“Please note that failure to comply would result in the enforcement of the relevant provisions of the law.”

Some of the buildings identified as abandoned are 296, Wharf Road, By Kofo Abayomi Street, Apapa; 5,7 and 9, Abiola Johnson, Apapa; 3, Warehouse Road, Apapa; 1, Alhaji Moshood Tijani Street/7, Randle Road, Apapa; 9, Liverpool Road/Water Works Way GRA, Apapa; Lasaco House structure at the corner of Kakawa/Tinubu Street, Lagos Island, Lagos and along Admiralty Road, opposite Skye Bank, Beside Me-cure, Lekki Scheme 1, Lagos.

LASACO House on Kakawa/Tinubu Street, Lagos

LASACO House on Kakawa/Tinubu Street, Lagos

Classified as abandoned and distressed are 7, Onikoyi Road/Turnbull Road, Ikoyi; 3, Milverton Road, Ikoyi; Along Herbert Macaulay Way, Casino Bus Stop, Yaba, Lagos; Oloto Street, Ebute Metta East, Lagos; Majaro Street, Onike, Yaba, Lagos; a three storey building at Olajide Street, off Bakare Itire, Mushin among others.

Reacting to the publication last week in Lagos, President, Nigerian Institution of Structural Engineers (NIStrcutE), Mr. Ore Fadayomi, said although he knows that the state has in-house professionals, who would have undertaken such assignment, but advised that there is need for proper and detail analysis of these properties.

“The first thing the state should do to be ensure that its claim of distressed is correct. If for instance, you tell me that my building is distressed, I will seek for a proof.”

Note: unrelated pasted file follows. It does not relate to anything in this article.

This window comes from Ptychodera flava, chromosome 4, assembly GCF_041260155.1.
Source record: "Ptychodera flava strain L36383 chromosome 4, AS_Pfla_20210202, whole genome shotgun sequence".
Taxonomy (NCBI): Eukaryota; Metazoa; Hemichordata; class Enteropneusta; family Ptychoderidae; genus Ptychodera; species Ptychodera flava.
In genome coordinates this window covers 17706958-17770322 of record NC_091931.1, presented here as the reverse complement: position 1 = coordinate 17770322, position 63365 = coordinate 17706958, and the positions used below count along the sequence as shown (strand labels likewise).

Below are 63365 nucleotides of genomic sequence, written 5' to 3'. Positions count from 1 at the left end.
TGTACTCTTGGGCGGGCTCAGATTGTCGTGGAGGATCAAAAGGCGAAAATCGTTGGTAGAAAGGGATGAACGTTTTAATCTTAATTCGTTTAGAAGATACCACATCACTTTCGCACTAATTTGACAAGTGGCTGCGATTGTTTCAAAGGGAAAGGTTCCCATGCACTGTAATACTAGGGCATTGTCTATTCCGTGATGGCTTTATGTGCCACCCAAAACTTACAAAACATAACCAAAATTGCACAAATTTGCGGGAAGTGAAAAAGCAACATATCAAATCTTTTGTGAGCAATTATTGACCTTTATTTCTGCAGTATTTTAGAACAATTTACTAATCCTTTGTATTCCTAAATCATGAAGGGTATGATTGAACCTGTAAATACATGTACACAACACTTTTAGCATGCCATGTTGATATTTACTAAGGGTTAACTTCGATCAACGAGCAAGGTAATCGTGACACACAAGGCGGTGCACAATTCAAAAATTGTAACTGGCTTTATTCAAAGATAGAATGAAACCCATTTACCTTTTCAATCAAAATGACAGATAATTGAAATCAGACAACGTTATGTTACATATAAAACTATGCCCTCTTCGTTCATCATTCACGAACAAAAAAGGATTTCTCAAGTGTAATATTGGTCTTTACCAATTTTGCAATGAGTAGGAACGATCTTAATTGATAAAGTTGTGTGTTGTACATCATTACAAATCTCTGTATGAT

Besides, Fadayomi added that the state should consult with professionals to inspect such structures to confirm government’s claim. This is necessary because some distressed buildings are redeemable while some are not.

According to him, each of those that have identified should be treated on its merits, as remedial work for each distressed building may be different depending the situation.

“The government needs to look at them again and analyse what the problem is. Then, the owners should be properly advised on what to do.”

Past president, Nigerian Institute of Town Planners (NITP), Alhaji Waheed Kadiri though admitted he was yet to see the law guiding the decision of government, he, noted however that, government must properly define what abandonment is.

“Does it mean that owners of the affected properties are no longer interest in them and walk away divesting their interest from the properties? Was the owners’ attentions drawn to the identified infractions and what are their responses? These are should first be established.

The NITP chief asked if there are similar projects outside the publicized ones that meet similar criteria and what is government’s action? What is the term of approvals given? Is there any time frame by which the project must be considered abandoned?